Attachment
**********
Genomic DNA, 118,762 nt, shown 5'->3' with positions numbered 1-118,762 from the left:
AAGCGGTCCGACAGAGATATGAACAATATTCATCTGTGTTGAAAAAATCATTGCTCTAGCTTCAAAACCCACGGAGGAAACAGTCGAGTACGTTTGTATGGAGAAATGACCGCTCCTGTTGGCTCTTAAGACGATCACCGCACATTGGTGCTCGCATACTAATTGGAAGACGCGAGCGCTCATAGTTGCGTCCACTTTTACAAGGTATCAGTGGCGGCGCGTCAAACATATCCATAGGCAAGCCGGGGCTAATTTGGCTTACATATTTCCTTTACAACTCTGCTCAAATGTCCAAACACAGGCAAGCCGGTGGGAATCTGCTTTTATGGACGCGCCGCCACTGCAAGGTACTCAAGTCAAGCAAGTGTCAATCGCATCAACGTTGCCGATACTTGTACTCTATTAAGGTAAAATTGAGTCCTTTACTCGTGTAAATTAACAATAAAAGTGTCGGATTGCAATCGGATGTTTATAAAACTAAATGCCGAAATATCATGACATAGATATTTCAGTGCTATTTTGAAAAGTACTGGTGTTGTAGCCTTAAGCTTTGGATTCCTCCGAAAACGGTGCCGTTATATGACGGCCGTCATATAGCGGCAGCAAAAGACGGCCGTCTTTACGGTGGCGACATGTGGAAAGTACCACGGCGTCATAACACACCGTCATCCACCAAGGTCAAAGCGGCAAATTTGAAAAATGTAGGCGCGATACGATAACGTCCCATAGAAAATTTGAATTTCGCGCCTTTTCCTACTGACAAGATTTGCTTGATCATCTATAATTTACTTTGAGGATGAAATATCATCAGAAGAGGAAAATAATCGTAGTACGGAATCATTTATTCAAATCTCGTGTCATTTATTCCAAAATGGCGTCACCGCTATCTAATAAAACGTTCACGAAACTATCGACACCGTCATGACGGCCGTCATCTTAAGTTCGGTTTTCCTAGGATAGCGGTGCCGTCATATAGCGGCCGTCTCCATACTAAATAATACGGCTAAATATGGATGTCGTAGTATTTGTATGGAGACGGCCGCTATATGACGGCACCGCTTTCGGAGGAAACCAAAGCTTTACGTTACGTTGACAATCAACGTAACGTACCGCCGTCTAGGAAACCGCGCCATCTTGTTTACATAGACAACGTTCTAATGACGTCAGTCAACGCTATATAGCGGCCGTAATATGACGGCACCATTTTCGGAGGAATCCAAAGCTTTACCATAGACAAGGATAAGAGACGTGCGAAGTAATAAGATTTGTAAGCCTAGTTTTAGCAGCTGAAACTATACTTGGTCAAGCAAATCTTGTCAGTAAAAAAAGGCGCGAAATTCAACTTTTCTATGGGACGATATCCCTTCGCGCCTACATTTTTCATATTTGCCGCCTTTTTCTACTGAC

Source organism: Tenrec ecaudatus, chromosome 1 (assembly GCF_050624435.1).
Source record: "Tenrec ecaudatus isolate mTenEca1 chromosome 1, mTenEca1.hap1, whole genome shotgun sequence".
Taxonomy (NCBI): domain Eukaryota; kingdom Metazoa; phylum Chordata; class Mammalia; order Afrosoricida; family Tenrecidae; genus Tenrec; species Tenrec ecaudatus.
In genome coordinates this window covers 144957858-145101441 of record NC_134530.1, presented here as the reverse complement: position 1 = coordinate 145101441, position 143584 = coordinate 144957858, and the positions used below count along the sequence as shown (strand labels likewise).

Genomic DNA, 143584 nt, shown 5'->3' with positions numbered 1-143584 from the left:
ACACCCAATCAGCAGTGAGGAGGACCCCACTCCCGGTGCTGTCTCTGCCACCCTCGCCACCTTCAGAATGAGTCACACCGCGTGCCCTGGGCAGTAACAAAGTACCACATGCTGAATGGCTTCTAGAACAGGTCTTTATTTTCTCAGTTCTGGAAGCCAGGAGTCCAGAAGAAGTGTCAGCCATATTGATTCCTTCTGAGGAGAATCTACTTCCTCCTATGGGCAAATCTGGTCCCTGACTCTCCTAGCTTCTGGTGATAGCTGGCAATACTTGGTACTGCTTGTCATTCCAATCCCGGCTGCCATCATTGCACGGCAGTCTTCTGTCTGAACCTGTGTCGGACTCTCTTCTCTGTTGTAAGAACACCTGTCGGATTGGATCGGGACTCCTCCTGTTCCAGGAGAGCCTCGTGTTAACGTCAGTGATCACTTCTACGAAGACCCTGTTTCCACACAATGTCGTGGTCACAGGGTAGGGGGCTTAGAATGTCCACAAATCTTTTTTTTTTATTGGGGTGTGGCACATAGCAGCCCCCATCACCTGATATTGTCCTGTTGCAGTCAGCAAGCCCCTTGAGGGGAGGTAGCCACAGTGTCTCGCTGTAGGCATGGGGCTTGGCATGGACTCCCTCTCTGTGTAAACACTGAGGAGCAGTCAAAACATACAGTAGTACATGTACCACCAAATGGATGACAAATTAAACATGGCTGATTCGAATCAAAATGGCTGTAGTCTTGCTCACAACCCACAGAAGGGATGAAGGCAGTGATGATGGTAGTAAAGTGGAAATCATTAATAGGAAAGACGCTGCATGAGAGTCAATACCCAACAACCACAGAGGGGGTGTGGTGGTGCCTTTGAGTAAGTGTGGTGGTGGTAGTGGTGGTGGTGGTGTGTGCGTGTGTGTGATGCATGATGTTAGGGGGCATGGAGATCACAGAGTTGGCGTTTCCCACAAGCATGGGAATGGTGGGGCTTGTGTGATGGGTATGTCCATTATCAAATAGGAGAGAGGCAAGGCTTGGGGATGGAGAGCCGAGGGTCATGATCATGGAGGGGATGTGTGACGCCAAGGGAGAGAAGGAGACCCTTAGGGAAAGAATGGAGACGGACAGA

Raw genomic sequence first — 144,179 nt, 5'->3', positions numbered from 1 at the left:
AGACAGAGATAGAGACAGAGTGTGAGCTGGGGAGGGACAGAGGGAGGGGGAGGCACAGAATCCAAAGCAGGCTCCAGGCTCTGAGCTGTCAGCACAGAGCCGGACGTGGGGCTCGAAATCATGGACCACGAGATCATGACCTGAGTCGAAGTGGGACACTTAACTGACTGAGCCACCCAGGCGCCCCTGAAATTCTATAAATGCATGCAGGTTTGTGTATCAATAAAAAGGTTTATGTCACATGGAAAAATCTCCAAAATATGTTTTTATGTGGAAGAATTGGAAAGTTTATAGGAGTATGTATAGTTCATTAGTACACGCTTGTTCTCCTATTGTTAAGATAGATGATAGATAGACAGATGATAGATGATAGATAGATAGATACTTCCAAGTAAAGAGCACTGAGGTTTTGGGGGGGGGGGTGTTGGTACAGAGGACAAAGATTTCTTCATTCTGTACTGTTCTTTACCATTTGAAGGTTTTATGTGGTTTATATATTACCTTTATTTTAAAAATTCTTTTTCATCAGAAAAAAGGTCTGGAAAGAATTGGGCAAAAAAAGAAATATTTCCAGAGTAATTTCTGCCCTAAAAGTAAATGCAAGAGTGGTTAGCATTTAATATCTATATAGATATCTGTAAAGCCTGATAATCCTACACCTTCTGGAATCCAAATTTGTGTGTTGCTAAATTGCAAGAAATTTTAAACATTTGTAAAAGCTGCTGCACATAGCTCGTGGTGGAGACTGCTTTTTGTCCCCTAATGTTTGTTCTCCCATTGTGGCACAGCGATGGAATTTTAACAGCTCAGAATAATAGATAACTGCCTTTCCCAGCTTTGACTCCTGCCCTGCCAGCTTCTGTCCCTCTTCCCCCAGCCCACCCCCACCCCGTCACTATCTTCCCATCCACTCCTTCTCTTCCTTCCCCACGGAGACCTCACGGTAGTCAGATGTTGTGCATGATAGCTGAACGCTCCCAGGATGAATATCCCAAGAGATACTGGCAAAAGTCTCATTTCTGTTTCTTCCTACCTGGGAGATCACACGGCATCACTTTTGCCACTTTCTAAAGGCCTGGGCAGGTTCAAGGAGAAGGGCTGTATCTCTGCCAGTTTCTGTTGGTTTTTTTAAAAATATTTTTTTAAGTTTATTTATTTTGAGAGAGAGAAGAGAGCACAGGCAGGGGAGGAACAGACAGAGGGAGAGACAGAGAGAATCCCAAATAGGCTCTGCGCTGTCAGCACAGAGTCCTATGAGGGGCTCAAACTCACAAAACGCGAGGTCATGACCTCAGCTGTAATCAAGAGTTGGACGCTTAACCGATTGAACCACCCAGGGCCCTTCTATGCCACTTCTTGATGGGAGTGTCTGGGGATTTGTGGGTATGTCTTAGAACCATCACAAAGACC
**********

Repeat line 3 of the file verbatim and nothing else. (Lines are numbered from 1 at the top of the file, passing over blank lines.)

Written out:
Source organism: Tenrec ecaudatus, chromosome 1 (assembly GCF_050624435.1).